Tom Kerridge's healthy version of coleslaw: no mayo, lovely seasoning, yoghurt dressing and a variety of lightly fermented vegetables. No more roughly shredded cabbage slathered in gloopy mayo!
Where does the name come from?
Coleslaw is a cabbage salad with its name derived from Dutch: ‘kool’ – cabbage and ‘sla’ – salad. It goes back to 18th century and the dressing was originally melted butter, vinegar and spices. It sounds like a nice salad - which has sadly deteriorated to - usually - mayonnaise drowned soggy strips of cabbage.
Not very nutritious!
Slaw is these days your feeble attempt at one (or a quarter) of the five-a-day when going for fish and chips. It's a tub that we grab from the supermarket shelf in a desperate attempt to balance the packets of crisps already in the basket. In that shape it's actually possibly detrimental to our health!
If you compare it to good old fashioned German or Polish Krautsalad, a salad made from fermented cabbage dressed only with oil, if at all, nutritional inferiority of slaw is blatantly obvious. Fermented vegetables are wonderful for our gut and lots of mayo isn't - it's simple as that.
Can coleslaw be healthy?
But not all is lost - first off, if you make your coleslaw at home, you're already halfway to a winner. No added sugar, excessive salt and those weird chemicals that let the slaw sit on the supermarket shelf for days.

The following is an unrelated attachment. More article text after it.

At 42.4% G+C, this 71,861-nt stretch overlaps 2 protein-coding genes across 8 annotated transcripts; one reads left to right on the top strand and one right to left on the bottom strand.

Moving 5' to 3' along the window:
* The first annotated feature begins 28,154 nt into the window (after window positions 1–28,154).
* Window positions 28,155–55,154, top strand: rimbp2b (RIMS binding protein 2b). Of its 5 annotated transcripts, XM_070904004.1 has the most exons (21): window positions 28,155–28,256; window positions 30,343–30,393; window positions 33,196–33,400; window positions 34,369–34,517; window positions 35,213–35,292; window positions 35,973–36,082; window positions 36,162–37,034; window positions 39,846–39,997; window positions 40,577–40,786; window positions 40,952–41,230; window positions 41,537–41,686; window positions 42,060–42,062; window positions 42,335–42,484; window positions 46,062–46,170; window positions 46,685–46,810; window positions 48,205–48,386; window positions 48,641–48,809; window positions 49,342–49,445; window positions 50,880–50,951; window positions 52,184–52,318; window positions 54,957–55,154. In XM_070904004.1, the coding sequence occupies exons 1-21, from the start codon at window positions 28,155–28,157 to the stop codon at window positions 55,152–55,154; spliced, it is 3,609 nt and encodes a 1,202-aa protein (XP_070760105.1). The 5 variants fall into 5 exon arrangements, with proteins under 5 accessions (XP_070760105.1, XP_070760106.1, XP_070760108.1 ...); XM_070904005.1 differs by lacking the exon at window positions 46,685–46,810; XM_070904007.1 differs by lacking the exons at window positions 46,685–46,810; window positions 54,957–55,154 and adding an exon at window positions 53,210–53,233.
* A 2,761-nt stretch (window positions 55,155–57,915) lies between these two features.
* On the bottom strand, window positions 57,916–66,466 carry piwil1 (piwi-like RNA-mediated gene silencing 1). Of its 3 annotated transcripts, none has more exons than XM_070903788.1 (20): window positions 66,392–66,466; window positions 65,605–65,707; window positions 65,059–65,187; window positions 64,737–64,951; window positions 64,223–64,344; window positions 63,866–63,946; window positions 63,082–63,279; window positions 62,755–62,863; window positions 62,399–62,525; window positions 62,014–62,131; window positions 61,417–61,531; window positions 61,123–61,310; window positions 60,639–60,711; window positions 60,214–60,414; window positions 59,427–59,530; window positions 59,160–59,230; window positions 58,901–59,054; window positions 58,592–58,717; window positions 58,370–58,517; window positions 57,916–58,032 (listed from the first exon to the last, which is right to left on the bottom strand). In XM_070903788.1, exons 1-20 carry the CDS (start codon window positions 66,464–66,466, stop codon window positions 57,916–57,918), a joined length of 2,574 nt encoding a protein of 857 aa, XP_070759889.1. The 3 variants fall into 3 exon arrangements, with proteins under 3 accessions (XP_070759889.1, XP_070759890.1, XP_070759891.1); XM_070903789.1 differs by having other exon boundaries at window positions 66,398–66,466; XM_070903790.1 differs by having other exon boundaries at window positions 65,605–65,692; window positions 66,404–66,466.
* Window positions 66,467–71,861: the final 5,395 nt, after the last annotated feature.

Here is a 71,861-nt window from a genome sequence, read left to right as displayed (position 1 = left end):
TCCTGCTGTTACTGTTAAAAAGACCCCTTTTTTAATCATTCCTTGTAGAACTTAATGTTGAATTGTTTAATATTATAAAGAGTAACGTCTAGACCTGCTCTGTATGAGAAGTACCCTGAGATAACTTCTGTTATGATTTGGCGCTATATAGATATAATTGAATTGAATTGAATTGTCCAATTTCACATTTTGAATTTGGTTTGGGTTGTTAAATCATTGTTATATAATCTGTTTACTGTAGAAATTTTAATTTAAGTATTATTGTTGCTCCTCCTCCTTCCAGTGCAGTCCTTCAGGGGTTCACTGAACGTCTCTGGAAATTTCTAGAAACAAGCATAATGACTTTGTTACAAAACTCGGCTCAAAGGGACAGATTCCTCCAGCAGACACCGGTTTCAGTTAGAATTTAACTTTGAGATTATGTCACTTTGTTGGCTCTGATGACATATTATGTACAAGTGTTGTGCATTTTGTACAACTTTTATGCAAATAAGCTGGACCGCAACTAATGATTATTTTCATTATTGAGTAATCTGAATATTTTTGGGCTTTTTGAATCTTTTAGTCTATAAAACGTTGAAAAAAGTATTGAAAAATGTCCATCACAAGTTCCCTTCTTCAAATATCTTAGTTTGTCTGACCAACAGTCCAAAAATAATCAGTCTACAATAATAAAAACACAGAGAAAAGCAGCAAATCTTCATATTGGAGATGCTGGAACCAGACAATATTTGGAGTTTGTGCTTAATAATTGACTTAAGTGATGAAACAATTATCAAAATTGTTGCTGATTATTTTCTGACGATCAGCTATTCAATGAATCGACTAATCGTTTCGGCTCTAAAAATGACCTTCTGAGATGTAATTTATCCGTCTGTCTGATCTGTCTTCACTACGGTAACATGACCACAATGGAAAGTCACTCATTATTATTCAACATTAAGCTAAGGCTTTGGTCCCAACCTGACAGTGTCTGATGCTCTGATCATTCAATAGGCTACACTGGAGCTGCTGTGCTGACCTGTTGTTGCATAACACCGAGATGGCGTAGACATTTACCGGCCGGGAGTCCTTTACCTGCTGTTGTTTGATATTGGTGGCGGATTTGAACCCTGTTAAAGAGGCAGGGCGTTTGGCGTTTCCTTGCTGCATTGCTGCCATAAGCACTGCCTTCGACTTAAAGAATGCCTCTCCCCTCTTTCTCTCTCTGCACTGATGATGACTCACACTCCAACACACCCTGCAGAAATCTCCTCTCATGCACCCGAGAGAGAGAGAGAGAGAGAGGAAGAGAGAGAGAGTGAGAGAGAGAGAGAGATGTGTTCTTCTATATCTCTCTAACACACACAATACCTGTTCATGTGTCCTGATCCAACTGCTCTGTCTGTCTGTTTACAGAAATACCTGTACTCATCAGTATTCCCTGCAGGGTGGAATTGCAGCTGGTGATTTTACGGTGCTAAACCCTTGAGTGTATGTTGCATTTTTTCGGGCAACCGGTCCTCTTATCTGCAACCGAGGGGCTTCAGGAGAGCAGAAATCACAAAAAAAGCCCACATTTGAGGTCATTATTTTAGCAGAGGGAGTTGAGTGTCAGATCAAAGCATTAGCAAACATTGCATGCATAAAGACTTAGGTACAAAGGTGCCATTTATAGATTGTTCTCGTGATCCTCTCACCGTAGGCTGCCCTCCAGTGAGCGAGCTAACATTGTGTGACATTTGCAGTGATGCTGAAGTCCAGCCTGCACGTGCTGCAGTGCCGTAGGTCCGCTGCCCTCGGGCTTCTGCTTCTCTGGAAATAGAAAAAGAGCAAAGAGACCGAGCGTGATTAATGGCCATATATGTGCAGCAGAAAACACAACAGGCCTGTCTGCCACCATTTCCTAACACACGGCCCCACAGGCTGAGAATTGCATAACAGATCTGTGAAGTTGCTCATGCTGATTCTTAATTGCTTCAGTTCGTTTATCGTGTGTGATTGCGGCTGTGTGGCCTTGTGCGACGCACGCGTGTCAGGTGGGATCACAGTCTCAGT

No mayo, that’s a start. And if mayo you must, give it just a lick of it. Fermentation is crucial - as above, fermented foods rule the nutrition world so take time, all of 10 minutes of it, and leave your cabbage salted until it wilts a bit and becomes, frankly, much more appetising - especially if you’re using a hammer head cabbage*.
What's a healthy dressing for slaw?
Vinaigrette dressing would suffice on the shredded veg but as a concession to the chippie-goers I am adding some white stuff. And yoghurt actually tastes and goes better with it than mayo.
The recipe, with slight modi- and simplifications is that of Tom Kerridge, from his ‘Best Ever Recipes’ book.
*standard winter white cabbage, as apparently known in Yorkshire. No, me neither. Blame the Weather Man, he’s from up there.